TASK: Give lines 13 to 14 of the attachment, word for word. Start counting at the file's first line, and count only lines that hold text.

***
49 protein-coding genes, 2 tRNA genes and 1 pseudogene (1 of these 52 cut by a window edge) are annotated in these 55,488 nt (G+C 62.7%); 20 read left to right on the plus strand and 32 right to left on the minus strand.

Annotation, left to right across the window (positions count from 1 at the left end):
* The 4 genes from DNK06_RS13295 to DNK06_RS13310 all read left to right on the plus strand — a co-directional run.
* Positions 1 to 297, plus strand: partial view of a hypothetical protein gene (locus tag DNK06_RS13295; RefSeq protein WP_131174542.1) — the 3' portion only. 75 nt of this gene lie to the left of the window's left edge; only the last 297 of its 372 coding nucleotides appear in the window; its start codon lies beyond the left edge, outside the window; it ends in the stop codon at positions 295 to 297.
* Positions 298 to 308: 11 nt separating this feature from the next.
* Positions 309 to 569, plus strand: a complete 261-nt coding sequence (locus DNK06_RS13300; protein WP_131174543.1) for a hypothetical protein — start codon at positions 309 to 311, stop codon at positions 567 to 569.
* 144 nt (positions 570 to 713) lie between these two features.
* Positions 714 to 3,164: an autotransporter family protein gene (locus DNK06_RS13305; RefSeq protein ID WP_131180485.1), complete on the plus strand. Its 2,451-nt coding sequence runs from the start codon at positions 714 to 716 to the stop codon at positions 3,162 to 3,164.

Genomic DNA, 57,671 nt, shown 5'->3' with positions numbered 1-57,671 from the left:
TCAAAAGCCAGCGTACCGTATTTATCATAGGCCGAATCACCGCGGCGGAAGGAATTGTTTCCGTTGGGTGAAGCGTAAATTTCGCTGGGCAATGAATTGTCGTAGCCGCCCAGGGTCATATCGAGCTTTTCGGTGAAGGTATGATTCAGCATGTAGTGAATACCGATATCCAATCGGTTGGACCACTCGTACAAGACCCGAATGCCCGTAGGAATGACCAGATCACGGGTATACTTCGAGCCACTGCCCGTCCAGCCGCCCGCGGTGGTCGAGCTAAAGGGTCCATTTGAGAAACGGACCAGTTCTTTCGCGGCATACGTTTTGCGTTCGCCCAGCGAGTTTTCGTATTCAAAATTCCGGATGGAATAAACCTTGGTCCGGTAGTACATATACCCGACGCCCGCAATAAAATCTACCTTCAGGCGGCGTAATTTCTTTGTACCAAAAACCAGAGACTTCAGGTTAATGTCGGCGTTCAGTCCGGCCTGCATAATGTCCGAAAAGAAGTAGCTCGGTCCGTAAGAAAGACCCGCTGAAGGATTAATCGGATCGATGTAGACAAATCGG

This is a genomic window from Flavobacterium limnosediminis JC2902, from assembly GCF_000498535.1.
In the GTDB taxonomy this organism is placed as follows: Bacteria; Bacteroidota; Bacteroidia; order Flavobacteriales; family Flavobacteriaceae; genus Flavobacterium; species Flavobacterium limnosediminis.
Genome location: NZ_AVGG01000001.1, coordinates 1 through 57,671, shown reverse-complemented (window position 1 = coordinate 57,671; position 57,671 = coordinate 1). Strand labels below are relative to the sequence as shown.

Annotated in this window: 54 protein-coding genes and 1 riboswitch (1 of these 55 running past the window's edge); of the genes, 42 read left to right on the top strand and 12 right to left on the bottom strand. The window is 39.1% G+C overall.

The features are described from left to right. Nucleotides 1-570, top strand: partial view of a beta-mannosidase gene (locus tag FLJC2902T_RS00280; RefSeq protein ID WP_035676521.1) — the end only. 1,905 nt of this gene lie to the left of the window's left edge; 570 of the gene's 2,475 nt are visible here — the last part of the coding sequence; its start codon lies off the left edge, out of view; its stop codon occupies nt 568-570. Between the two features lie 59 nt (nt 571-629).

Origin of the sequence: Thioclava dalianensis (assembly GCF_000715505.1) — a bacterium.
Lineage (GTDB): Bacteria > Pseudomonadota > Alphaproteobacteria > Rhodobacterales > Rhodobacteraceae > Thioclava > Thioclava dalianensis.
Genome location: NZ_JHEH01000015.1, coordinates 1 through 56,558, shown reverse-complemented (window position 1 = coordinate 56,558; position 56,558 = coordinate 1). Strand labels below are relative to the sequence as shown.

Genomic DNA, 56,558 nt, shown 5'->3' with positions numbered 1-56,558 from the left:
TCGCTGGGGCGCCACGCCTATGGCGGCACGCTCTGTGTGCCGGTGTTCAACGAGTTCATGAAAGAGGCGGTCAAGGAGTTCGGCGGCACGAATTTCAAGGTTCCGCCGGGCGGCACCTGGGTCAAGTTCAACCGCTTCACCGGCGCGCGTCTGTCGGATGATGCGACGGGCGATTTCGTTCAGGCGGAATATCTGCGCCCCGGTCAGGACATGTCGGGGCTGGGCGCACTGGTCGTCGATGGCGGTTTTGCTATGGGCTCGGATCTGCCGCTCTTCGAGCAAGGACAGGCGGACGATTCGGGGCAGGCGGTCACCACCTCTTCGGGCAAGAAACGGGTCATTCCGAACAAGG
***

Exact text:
Genome location: NZ_AVGG01000001.1, coordinates 1 through 57,671, shown reverse-complemented (window position 1 = coordinate 57,671; position 57,671 = coordinate 1). Strand labels below are relative to the sequence as shown.

Annotated in this window: 54 protein-coding genes and 1 riboswitch (1 of these 55 running past the window's edge); of the genes, 42 read left to right on the top strand and 12 right to left on the bottom strand. The window is 39.1% G+C overall.